但更有趣的是,当研究人员对音频进行频率过滤,使其只包含猫头鹰(鼠耳蝠的主要捕食者)可以听到的频率时,两类嗡嗡声的声纹变得更相似了……

Russo: Of course this was just the first step. But then we had to see how an owl would react to these sounds.

当然,这只是第一步,接下来我们得看看猫头鹰会对这些声音做出什么反应。

Hopkin: Working with an avian rescue center, Russo and his colleagues exposed 8 barn owls and 8 tawny owls to the buzzy output of both bees and bats and they recorded the birds’ reactions.

鲁索和同事与一家鸟类救援中心进行了合作,给8只仓鸮和8只西灰林鸮播放了蜜蜂和蝙蝠发出的嗡嗡声,并记录了这些猫头鹰的反应。

Russo: In all such cases it was nice to see that the owls actually stepped back. So it increased the distance from the sound source, ok, which was identified as a potential danger.

让我们很高兴的是,每种声音都让猫头鹰们不禁后退,它加大了与声源的距离,也就是它们认为这些声音是一种潜在的危险

Hopkin: So, the birds backed away from the buzz. But what if owls just aren’t fond of noise in general? To test that out, the researchers conducted a control experiment, in which they broadcast some non-buzzy bats sounds.

鸟儿们的确避开了这些嗡嗡声,但如果猫头鹰就是单纯地不喜欢噪音呢?为了对这一可能性进行测试,研究人员还进行了一项对照实验:给这些猫头鹰播放一些不是嗡嗡声的蝙蝠声音。

Russo: And in that case the reaction of the owl was completely opposite. Because the owl started to inspect the origin of the sounds. Probably because it was taken as a clue that a potentially tasty prey item was there.

在那种情况下,猫头鹰的反应完全相反,它们开始探查声音的来源,可能是因为它们将这些声音视为潜在美味猎物存在的线索。

Hopkin: Interestingly, owls who were older when they were taken in by the rescue center were more perturbed by the cautionary buzzing than were birds that had been taken in as chicks.

有趣的是,在年龄较大时才被救援中心收留的猫头鹰,比从小鸟时期就被收留的猫头鹰更容易受到警示性嗡嗡声的干扰。

Russo: This makes perfect sense because adult animals that had experienced the danger posed by stinging hymenopterans in the field will think twice before approaching a buzzing sound. While of course na?ve owls would not have this experience and would not rely on it.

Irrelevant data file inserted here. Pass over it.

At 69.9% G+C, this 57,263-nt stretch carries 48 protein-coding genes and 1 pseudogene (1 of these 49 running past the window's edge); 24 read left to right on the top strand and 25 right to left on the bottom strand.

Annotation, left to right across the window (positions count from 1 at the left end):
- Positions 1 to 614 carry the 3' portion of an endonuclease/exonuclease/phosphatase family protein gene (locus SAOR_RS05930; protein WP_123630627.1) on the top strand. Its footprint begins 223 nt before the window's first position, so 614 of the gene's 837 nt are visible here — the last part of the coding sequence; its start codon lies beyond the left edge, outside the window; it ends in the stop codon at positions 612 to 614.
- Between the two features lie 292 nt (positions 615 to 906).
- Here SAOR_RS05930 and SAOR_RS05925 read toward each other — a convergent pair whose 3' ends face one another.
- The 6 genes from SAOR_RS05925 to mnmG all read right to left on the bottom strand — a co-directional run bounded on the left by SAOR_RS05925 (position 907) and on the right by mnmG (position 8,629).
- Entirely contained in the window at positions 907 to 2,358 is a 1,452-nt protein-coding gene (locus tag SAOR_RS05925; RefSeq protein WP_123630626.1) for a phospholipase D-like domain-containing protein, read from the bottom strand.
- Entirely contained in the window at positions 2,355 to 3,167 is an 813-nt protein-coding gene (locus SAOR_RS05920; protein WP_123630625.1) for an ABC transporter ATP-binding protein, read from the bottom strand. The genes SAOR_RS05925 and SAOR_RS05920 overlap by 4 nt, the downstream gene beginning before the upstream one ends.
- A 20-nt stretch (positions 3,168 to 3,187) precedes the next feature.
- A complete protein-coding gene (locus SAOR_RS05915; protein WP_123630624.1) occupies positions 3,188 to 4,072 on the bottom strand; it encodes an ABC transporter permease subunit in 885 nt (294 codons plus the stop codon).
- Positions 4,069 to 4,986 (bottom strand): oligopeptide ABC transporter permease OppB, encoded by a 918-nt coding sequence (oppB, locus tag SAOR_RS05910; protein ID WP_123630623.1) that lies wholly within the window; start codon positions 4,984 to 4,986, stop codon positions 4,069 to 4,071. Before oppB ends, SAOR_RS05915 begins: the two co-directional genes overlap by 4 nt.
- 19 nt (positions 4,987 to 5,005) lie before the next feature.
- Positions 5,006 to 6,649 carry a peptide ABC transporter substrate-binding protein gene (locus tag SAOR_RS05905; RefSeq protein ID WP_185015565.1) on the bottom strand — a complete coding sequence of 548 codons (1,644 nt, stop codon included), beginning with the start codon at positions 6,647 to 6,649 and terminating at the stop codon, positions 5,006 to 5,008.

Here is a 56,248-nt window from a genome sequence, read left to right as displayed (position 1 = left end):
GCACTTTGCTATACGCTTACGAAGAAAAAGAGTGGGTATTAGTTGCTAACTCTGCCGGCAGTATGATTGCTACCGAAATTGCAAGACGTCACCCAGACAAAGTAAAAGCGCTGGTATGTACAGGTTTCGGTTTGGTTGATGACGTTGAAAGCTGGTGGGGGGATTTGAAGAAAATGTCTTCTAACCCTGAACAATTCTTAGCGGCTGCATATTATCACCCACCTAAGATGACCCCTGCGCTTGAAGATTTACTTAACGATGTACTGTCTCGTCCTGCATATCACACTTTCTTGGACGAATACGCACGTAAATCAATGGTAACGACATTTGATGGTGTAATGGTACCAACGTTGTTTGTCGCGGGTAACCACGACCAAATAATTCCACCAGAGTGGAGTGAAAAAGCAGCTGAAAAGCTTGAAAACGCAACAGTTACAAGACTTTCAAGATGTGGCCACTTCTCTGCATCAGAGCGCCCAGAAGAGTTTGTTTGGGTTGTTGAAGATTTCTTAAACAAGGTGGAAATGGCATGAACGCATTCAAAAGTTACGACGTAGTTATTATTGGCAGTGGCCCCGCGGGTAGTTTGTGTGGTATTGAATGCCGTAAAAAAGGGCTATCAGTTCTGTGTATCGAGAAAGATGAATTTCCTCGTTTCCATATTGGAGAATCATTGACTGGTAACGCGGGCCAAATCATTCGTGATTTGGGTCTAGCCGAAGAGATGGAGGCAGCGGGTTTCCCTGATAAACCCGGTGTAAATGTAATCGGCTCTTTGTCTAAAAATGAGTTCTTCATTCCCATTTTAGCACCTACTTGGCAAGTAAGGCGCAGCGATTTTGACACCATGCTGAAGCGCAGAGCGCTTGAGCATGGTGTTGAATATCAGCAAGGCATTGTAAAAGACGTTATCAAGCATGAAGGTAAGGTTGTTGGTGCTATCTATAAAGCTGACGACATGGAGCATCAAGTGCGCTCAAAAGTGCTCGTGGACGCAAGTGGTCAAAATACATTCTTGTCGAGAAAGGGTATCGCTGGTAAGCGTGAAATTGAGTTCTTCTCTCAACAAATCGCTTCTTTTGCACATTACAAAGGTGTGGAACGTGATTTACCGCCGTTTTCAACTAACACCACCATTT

这完全解释得通,因为在野外经历过膜翅目昆虫叮咬所带来的危险的年长猫头鹰,会在接近嗡嗡声之前三思而后行;而涉世不深的猫头鹰们则不具备这样的经验,也不会有所顾忌。

Hopkin: The study was the first to find acoustic mimicry between a mammal and an insect. But based on the positive buzz, it probably won’t be the last.

这是研究人员首次发现哺乳动物和昆虫之间存在声学??模仿,但基于研究的正面结果,这应该不会是最后一次。

For Scientific American’s 60-Second Science, I’m Karen Hopkin.

以上是《科学美国人》的60秒科学,凯伦·霍普金报道。

Karen Hopkin: This is Scientific American’s 60-Second Science. I’m Karen Hopkin.

Have you ever found yourself stuck in what felt like a never ending game of “stop copying me”…in which one person keeps repeating what the other one says? You probably figured that the person parroting you was just trying to be annoying. But some critters might use vocal mimicry to save their skins.

In a recent study, researchers found that certain bats buzz like bees…a sound that could discourage owls from eating them. The work appears in the journal Current Biology.

Danilo Russo: The idea a dates back to over two decades ago.

Hopkin: Danilo Russo is a professor of ecology at the University of Naples Federico Segundo in Italy.

Russo: I was working for my PhD and I happened to capture some greater mouse-eared bats. When I took these bats out of the net, when I handled them, they invariably buzzed like wasps or hornets.